Journal of Geophysical Research


The Journal of Geophysical Research is a peer-reviewed scientific journal. It is the flagship journal of the American Geophysical Union.[1] It contains original research on the physical, chemical, and biological processes that contribute to the understanding of the Earth, Sun, and Solar System. It has seven sections: A (Space Physics), B (Solid Earth), C (Oceans), D (Atmospheres), E (Planets), F (Earth Surface), and G (Biogeosciences). All current and back issues are available online for subscribers.

Journal of Geophysical Research
Publication details
Former name(s)
Terrestrial Magnetism (1896–1898), Terrestrial Magnetism and Atmospheric Electricity (1899–1948)
4.261 (2020)
Standard abbreviations
ISO 4J. Geophys. Res.
ISSN0148-0227 (print)
2156-2202 (web)
OCLC no.2396688
  • Journal homepage



The journal was originally founded under the name Terrestrial Magnetism by the American Geophysical Union's president Louis Agricola Bauer in 1896.[2][3] It was renamed to Terrestrial Magnetism and Atmospheric Electricity in 1899 and in 1948 it acquired its current name.[4] In 1980, three specialized sections were established: A: Space Physics, B: Solid Earth, and C: Oceans.[5] Subsequently, further sections have been added: D: Atmospheres in 1984,[5] E: Planets in 1991,[6] F: Earth Surface in 2003,[7] and G: Biogeosciences in 2005.[7]



The scopes of the current seven sections, published as separate issues, are:

Each of the sections has one or more editors who are appointed by and serve at the pleasure of the President of the American Geophysical Union for terms of three to four years. Each editor can in turn appoint associate editors.[8]

According to the Editor-in-Chief of JGR-Space Physics, "With the switch to Wiley, the separate sections of JGR were given distinct ISSN numbers. This means that in a couple of years, each section of JGR will have its own Impact Factor."[9]

Abstracting and indexing


The journal is indexed by GEOBASE, GeoRef, Scopus, PubMed, Web of Science, and several CSA indexes.[10] It published 2995 articles in 2010. According to the Journal Citation Reports, the journal has a 2010 impact factor of 3.303, ranking it 15th out of 165 journals in the category "Geosciences, Multidisciplinary". Journal of Geophysical Research—Atmospheres was also the 6th most cited publication on climate change between 1999 and 2009.[11]

Notable articles


Among the most highly cited papers in the Journal of Geophysical Research (with over 1000 citations each) are:[12]

  • Cande, S. C.; Kent, D. V. (1995). "Revised calibration of the geomagnetic polarity timescale for the Late Cretaceous and Cenozoic". Journal of Geophysical Research. 100 (B4): 6093–6095. Bibcode:1995JGR...100.6093C. doi:10.1029/94JB03098.
  • Brune, J. N. (1970). "Tectonic stress and the spectra of seismic shear Waves from earthquakes". Journal of Geophysical Research. 75 (26): 4997–5009. Bibcode:1970JGR....75.4997B. doi:10.1029/JB075i026p04997.
  • Parsons, B.; Sclater, J. G. (1982). "Analysis of variation of ocean-floor bathymetry and heat-flow with age". Journal of Geophysical Research. 82 (5): 803–827. Bibcode:1977JGR....82..803P. doi:10.1029/JB082i005p00803.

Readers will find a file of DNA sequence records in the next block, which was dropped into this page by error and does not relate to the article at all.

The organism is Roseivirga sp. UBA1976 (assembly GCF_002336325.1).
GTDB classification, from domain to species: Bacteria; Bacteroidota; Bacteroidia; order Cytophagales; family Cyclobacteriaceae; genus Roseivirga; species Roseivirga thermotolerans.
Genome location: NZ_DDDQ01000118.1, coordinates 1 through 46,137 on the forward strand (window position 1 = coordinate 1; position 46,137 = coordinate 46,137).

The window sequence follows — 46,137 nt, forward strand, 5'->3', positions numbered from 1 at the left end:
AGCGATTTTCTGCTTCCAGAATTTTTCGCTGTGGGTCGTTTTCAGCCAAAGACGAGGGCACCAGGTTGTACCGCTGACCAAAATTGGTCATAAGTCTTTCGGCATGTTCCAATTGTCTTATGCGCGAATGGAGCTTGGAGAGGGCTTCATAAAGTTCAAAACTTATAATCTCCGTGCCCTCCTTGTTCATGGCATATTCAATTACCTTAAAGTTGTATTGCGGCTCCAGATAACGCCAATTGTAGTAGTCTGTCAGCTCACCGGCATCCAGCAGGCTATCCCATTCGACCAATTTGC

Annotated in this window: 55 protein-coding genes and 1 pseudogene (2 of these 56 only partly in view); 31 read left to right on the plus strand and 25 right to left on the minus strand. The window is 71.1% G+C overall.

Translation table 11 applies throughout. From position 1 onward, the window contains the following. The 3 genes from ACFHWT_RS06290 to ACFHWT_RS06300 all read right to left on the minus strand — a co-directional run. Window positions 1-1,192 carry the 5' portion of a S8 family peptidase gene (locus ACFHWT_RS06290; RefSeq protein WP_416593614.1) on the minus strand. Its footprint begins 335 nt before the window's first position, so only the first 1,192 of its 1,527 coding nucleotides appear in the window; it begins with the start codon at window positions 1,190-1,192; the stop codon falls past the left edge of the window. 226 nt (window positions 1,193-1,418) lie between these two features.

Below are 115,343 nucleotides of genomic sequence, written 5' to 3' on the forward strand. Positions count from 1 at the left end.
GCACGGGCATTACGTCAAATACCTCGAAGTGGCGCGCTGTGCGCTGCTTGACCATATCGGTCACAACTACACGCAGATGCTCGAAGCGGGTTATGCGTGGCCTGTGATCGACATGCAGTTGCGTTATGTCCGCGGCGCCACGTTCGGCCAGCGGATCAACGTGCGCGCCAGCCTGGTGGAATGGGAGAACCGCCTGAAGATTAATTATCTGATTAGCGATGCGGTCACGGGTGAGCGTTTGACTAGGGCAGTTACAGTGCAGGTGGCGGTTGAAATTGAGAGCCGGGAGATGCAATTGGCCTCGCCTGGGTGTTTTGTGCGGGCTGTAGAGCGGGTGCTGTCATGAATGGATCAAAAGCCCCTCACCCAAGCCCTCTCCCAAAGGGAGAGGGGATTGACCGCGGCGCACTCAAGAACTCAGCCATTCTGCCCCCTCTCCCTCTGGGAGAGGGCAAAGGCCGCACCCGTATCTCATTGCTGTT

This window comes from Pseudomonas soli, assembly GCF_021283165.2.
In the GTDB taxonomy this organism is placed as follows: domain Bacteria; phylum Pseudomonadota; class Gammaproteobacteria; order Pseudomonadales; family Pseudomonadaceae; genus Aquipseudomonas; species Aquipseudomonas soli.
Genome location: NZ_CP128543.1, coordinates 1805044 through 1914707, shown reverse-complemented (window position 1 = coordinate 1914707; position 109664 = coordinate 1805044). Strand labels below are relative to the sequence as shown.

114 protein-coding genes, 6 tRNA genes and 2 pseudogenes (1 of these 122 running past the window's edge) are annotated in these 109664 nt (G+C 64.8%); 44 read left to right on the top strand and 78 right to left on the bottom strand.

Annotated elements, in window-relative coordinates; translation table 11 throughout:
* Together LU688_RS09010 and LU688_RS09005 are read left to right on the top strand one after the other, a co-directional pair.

• Minster, J. B.; Jordan, T. H. (1983). "Present-day plate motions". Journal of Geophysical Research. 83 (NB11): 5331–5354. Bibcode:1978JGR....83.5331M. doi:10.1029/JB083iB11p05331. hdl:2060/19780016766.
  • Alex Guenther; C. Nicholas Hewitt; David Erickson; Ray Fall; Chris Geron; Tom Graedel; Peter Harley; Lee Klinger; Manuel Lerdau; W. A. Mckay; Tom Pierce; Bob Scholes; Rainer Steinbrecher; Raja Tallamraju; John Taylor; Pat Zimmerman (1995). "A global model of natural volatile organic compound emissions". Journal of Geophysical Research. 100 (D5): 8873–8892. Bibcode:1995JGR...100.8873G. doi:10.1029/94JD02950. S2CID 42852605.
  • Kennel, C. F.; Petschek, H. E. (1966). "Limit on stably trapped particle fluxes". Journal of Geophysical Research. 71 (1): 1–28. Bibcode:1966JGR....71....1K. doi:10.1029/JZ071i001p00001. hdl:2060/19660001589.
  • Birch, F. (1952). "Elasticity and constitution of the Earth interior". Journal of Geophysical Research. 57 (2): 227–286. Bibcode:1952JGR....57..227B. doi:10.1029/JZ057i002p00227.

See also



  1. ^ "Journal of Geophysical Research homepage". American Geophysical Union. Archived from the original on 23 September 2011. Retrieved 1 July 2011.
  2. ^ "Terrestrial Magnetism Volumes 1(1896)–3(1898)". American Geophysical Union. Retrieved 1 July 2011.
  3. ^ Good, Gregory A. (September 2000). "The Assembly of Geophysics: Scientific Disciplines as Frameworks of Consensus". Studies in History and Philosophy of Science Part B: Studies in History and Philosophy of Modern Physics. 31 (3): 259–292. Bibcode:2000SHPMP..31..259G. doi:10.1016/S1355-2198(00)00018-6.
  4. ^ "Terrestrial Magnetism and Atmospheric Electricity Volumes 4 (1899)–14 (1909)". American Geophysical Union. Retrieved 1 July 2011.
  5. ^ a b "Journal of Geophysical Research Volumes 85 (1980)–94 (1989)". American Geophysical Union. Retrieved 1 July 2011.
  6. ^ "Journal of Geophysical Research Volumes 95 (1990)–104 (1999)". American Geophysical Union. Retrieved 1 July 2011.
  7. ^ a b "Journal of Geophysical Research Volumes 105 (2000)–114 (2009)". American Geophysical Union. Retrieved 1 July 2011.
  8. ^ "About AGU Journal Editors". American Geophysical Union. Retrieved 1 July 2011.
  9. ^ "July | 2014 | Notes from the JGR-Space Physics Editor-in-Chief".
  10. ^ "Ulrichsweb Global Serials Directory". Retrieved 1 July 2011.
  11. ^ Christopher King. "Warming Planet, Hot Research". Retrieved 1 September 2011.
  12. ^ "Web of Science". Archived from the original on 2011-07-01. Retrieved 1 July 2011.